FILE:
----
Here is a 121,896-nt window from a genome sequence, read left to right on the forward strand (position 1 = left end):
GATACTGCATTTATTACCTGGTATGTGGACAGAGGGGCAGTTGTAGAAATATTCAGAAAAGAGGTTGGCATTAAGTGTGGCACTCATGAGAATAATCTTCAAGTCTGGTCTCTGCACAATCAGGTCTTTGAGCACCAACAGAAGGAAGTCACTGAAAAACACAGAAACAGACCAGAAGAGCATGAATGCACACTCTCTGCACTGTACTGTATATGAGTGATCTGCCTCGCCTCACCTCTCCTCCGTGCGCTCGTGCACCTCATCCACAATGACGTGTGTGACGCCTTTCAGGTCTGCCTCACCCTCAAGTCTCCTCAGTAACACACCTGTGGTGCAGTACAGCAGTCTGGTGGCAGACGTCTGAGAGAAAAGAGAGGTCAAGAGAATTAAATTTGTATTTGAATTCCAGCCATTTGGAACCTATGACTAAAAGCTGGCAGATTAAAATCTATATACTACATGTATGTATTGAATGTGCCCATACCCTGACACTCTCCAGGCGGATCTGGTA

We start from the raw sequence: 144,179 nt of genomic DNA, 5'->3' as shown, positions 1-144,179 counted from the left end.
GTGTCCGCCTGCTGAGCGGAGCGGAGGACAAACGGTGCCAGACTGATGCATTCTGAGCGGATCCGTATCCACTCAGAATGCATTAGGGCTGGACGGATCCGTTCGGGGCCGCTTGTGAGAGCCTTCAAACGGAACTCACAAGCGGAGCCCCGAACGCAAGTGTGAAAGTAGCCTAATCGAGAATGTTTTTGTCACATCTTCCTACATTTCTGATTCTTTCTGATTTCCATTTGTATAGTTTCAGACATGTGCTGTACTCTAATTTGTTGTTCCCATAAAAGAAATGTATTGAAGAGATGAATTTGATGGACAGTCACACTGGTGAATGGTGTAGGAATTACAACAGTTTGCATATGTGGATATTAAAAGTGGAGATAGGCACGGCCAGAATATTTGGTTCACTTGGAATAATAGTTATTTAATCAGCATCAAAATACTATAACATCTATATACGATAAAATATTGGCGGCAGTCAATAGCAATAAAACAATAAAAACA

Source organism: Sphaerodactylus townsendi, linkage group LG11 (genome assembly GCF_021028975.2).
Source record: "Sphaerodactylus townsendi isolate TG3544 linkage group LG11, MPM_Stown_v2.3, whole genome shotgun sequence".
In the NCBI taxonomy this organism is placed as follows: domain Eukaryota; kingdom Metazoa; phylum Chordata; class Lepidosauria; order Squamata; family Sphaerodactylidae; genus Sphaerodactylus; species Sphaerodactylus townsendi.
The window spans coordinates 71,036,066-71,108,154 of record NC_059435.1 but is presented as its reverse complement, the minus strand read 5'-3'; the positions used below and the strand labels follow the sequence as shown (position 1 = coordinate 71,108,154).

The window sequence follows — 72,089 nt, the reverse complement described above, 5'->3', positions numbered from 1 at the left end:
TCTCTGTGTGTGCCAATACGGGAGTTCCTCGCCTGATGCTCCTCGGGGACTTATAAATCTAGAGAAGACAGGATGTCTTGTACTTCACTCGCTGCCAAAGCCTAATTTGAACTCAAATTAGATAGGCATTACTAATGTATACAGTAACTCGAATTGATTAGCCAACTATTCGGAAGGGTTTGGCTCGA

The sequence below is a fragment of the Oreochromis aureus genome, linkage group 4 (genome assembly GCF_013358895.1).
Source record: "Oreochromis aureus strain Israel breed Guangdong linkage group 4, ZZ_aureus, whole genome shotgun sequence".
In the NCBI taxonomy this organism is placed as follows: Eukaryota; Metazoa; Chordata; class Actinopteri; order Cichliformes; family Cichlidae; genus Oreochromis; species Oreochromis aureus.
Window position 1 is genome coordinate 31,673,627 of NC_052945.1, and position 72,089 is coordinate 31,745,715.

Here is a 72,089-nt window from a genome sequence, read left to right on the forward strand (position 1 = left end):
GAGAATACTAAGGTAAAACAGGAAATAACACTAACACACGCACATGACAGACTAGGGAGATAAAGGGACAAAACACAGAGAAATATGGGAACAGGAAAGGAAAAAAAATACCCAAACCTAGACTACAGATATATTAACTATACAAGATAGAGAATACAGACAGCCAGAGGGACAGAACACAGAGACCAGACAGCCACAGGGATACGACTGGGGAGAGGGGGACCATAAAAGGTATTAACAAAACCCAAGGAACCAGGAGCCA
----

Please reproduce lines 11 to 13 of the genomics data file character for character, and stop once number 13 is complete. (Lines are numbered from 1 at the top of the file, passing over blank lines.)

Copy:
The sequence below is a fragment of the Oreochromis aureus genome, linkage group 4 (genome assembly GCF_013358895.1).
Source record: "Oreochromis aureus strain Israel breed Guangdong linkage group 4, ZZ_aureus, whole genome shotgun sequence".
In the NCBI taxonomy this organism is placed as follows: Eukaryota; Metazoa; Chordata; class Actinopteri; order Cichliformes; family Cichlidae; genus Oreochromis; species Oreochromis aureus.